Many jurisdictions impose duties on employers when it comes to an injured or ill worker’s return-to-work (RTW). For example, the OHS and/or workers’ comp laws may specifically require employers to take certain steps, such as:
- Cooperating with the RTW process;
- Accommodating a returning worker; and
- Reemploying an injured or ill worker when he’s able to rejoin the workplace.
And these laws may also specifically bar employers from doing certain things, most notably firing a worker because he got injured or sick on the job.
As a result, knowing what you can and can’t do when dealing with injured or ill workers and their return to work can be confusing.
For enlightenment on this complex topic, join us on July 15, 2015, for a one-hour webinar in which Kevin MacNeill, Partner, Emond Harnden LLP, will explore some RTW dos and don’ts. Topics covered will include:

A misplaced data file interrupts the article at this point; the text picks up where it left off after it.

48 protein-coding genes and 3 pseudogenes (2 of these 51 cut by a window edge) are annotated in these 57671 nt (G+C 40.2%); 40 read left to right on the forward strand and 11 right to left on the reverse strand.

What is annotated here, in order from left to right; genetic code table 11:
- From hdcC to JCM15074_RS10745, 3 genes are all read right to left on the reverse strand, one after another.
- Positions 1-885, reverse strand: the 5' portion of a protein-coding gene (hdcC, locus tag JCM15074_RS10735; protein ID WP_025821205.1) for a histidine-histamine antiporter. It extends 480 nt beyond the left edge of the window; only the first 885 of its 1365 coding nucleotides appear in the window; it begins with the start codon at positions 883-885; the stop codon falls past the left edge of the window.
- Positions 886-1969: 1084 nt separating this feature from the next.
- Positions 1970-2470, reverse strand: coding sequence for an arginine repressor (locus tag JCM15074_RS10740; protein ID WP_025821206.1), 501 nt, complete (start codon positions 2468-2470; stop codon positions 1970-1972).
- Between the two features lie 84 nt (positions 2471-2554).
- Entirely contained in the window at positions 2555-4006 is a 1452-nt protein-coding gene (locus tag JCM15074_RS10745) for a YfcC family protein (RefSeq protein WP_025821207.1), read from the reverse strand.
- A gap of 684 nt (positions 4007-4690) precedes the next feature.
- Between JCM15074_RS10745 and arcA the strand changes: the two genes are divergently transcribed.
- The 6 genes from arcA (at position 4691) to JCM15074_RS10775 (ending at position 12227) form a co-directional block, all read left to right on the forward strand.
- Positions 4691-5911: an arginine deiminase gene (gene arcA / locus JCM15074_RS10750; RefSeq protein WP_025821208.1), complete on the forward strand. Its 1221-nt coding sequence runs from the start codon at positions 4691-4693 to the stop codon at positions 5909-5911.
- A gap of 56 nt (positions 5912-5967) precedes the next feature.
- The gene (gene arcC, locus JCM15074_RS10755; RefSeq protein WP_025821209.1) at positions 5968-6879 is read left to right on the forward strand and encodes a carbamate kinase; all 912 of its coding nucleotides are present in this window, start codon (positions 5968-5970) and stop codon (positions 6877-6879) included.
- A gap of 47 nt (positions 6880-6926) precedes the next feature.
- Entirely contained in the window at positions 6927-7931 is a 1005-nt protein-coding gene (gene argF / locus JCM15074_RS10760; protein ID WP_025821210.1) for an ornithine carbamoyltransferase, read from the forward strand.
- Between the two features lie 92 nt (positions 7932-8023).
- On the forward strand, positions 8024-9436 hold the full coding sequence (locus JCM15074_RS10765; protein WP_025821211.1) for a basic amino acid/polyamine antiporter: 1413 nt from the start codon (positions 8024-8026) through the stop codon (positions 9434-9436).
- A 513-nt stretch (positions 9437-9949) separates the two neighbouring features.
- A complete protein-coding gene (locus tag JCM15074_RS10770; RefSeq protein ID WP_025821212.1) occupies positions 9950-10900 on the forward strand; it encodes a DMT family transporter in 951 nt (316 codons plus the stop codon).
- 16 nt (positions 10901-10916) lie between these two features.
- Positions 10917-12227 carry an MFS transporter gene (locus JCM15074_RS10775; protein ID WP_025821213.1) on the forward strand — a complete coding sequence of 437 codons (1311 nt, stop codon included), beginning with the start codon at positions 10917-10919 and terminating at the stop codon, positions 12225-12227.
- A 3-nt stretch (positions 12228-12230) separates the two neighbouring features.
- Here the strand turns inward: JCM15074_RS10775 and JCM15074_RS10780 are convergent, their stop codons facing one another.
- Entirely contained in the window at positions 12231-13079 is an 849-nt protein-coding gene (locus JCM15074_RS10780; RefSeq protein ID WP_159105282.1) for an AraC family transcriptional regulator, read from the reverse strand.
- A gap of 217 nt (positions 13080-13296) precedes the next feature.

- Don’t make RTW decisions based on your disability insurer’s determination as to whether an employee is disabled.
- Do make RTW decisions based on a full appreciation of current medical information.
- Do involve the employee, the employee’s doctor and the union, if any, in the RTW process.
- Don’t make decisions based on unclear medical evidence.
- Do follow up to obtain clarifications required to make an informed RTW decision.
- Do consider all accommodation possibilities.
In the meantime, OHS Insider has information, resources and tools on return to work and accommodations, including:
- How to Comply with RTW Requirements
- Brief Your CEO: How Far Return-to-Work Programs Must Go to ‘Accommodate’ Injured Workers
- The Role of Co-Workers in a Successful RTW Program
- Model Return to Work Plan
- Model Return to Work Closure Report
- Recorded webinar on accommodating returning workers
- Recorded webinar on the Ontario return-to-work rules
- Using Supervisors to Improve the Return-to-Work Process, Part 1
- Supervisors and the Return-to-Work Process, Part 2.